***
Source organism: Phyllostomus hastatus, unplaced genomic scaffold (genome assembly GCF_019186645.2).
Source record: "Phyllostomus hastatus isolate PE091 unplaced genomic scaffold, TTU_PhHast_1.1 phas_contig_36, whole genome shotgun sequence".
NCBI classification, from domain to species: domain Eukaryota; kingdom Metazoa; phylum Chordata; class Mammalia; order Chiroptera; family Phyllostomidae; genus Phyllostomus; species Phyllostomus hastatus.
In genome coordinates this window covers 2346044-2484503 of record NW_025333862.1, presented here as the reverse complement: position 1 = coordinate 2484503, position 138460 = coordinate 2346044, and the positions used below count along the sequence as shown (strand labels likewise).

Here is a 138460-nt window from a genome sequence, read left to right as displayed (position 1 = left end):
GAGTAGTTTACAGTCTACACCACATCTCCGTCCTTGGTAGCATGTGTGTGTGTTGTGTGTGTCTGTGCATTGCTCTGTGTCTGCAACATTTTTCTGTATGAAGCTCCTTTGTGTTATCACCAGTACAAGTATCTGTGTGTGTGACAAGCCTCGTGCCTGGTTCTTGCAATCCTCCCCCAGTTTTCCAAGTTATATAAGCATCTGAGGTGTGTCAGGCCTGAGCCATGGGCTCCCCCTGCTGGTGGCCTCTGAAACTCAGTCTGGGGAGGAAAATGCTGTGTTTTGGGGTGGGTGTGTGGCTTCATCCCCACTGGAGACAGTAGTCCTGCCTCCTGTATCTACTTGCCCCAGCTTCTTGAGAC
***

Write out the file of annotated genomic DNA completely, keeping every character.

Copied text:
Source organism: Phyllostomus hastatus, unplaced genomic scaffold (genome assembly GCF_019186645.2).
Source record: "Phyllostomus hastatus isolate PE091 unplaced genomic scaffold, TTU_PhHast_1.1 phas_contig_36, whole genome shotgun sequence".
NCBI classification, from domain to species: domain Eukaryota; kingdom Metazoa; phylum Chordata; class Mammalia; order Chiroptera; family Phyllostomidae; genus Phyllostomus; species Phyllostomus hastatus.
In genome coordinates this window covers 2346044-2484503 of record NW_025333862.1, presented here as the reverse complement: position 1 = coordinate 2484503, position 138460 = coordinate 2346044, and the positions used below count along the sequence as shown (strand labels likewise).

Here is a 138460-nt window from a genome sequence, read left to right as displayed (position 1 = left end):
GAGTAGTTTACAGTCTACACCACATCTCCGTCCTTGGTAGCATGTGTGTGTGTTGTGTGTGTCTGTGCATTGCTCTGTGTCTGCAACATTTTTCTGTATGAAGCTCCTTTGTGTTATCACCAGTACAAGTATCTGTGTGTGTGACAAGCCTCGTGCCTGGTTCTTGCAATCCTCCCCCAGTTTTCCAAGTTATATAAGCATCTGAGGTGTGTCAGGCCTGAGCCATGGGCTCCCCCTGCTGGTGGCCTCTGAAACTCAGTCTGGGGAGGAAAATGCTGTGTTTTGGGGTGGGTGTGTGGCTTCATCCCCACTGGAGACAGTAGTCCTGCCTCCTGTATCTACTTGCCCCAGCTTCTTGAGAC